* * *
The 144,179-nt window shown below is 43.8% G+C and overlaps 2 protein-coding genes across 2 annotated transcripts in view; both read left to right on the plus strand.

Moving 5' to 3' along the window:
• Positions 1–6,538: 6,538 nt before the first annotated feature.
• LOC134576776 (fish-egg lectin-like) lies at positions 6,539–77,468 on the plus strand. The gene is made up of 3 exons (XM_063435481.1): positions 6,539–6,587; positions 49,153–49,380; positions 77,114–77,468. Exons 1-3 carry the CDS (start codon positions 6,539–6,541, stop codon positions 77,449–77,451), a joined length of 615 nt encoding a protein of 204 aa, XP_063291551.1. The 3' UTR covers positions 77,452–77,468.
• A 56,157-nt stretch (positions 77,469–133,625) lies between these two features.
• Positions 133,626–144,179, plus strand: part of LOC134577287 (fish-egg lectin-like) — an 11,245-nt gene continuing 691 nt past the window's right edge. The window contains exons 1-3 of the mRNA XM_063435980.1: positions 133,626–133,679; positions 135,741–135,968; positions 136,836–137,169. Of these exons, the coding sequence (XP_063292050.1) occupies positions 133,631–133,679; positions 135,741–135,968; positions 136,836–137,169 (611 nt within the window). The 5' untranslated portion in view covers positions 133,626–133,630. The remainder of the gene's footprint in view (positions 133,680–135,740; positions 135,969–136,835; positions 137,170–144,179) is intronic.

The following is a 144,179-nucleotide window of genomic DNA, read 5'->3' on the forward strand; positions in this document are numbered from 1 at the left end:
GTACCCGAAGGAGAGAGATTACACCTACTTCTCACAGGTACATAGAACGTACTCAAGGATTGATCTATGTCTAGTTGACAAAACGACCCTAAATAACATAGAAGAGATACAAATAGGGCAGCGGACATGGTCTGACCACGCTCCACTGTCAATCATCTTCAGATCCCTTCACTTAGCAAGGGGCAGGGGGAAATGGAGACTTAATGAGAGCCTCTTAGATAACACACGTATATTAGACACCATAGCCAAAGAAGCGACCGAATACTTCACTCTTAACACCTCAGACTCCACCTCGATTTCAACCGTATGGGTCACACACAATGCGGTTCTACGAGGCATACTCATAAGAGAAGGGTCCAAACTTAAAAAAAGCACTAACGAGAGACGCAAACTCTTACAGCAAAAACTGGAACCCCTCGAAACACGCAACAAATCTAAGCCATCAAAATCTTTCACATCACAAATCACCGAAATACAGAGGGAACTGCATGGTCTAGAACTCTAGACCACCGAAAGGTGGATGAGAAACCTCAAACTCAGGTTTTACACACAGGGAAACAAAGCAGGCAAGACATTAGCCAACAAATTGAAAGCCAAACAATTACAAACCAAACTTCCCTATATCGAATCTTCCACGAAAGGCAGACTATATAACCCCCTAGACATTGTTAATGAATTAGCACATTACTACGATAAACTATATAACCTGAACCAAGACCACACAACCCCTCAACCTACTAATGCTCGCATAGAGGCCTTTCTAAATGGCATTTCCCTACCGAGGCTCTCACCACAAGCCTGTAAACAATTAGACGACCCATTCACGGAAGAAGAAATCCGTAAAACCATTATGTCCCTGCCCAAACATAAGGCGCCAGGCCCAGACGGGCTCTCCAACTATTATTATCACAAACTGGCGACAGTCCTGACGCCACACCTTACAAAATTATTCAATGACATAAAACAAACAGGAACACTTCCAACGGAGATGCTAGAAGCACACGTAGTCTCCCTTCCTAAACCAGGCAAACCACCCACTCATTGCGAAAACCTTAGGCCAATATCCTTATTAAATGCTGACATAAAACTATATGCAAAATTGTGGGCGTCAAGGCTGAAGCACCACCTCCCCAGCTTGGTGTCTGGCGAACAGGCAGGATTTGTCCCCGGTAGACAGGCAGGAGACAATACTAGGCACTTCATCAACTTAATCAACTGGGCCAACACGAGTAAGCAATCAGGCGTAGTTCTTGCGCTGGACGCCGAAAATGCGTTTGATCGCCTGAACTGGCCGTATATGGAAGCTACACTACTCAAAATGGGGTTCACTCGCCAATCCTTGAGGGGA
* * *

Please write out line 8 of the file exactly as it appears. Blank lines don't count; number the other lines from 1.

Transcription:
GTACCCGAAGGAGAGAGATTACACCTACTTCTCACAGGTACATAGAACGTACTCAAGGATTGATCTATGTCTAGTTGACAAAACGACCCTAAATAACATAGAAGAGATACAAATAGGGCAGCGGACATGGTCTGACCACGCTCCACTGTCAATCATCTTCAGATCCCTTCACTTAGCAAGGGGCAGGGGGAAATGGAGACTTAATGAGAGCCTCTTAGATAACACACGTATATTAGACACCATAGCCAAAGAAGCGACCGAATACTTCACTCTTAACACCTCAGACTCCACCTCGATTTCAACCGTATGGGTCACACACAATGCGGTTCTACGAGGCATACTCATAAGAGAAGGGTCCAAACTTAAAAAAAGCACTAACGAGAGACGCAAACTCTTACAGCAAAAACTGGAACCCCTCGAAACACGCAACAAATCTAAGCCATCAAAATCTTTCACATCACAAATCACCGAAATACAGAGGGAACTGCATGGTCTAGAACTCTAGACCACCGAAAGGTGGATGAGAAACCTCAAACTCAGGTTTTACACACAGGGAAACAAAGCAGGCAAGACATTAGCCAACAAATTGAAAGCCAAACAATTACAAACCAAACTTCCCTATATCGAATCTTCCACGAAAGGCAGACTATATAACCCCCTAGACATTGTTAATGAATTAGCACATTACTACGATAAACTATATAACCTGAACCAAGACCACACAACCCCTCAACCTACTAATGCTCGCATAGAGGCCTTTCTAAATGGCATTTCCCTACCGAGGCTCTCACCACAAGCCTGTAAACAATTAGACGACCCATTCACGGAAGAAGAAATCCGTAAAACCATTATGTCCCTGCCCAAACATAAGGCGCCAGGCCCAGACGGGCTCTCCAACTATTATTATCACAAACTGGCGACAGTCCTGACGCCACACCTTACAAAATTATTCAATGACATAAAACAAACAGGAACACTTCCAACGGAGATGCTAGAAGCACACGTAGTCTCCCTTCCTAAACCAGGCAAACCACCCACTCATTGCGAAAACCTTAGGCCAATATCCTTATTAAATGCTGACATAAAACTATATGCAAAATTGTGGGCGTCAAGGCTGAAGCACCACCTCCCCAGCTTGGTGTCTGGCGAACAGGCAGGATTTGTCCCCGGTAGACAGGCAGGAGACAATACTAGGCACTTCATCAACTTAATCAACTGGGCCAACACGAGTAAGCAATCAGGCGTAGTTCTTGCGCTGGACGCCGAAAATGCGTTTGATCGCCTGAACTGGCCGTATATGGAAGCTACACTACTCAAAATGGGGTTCACTCGCCAATCCTTGAGGGGA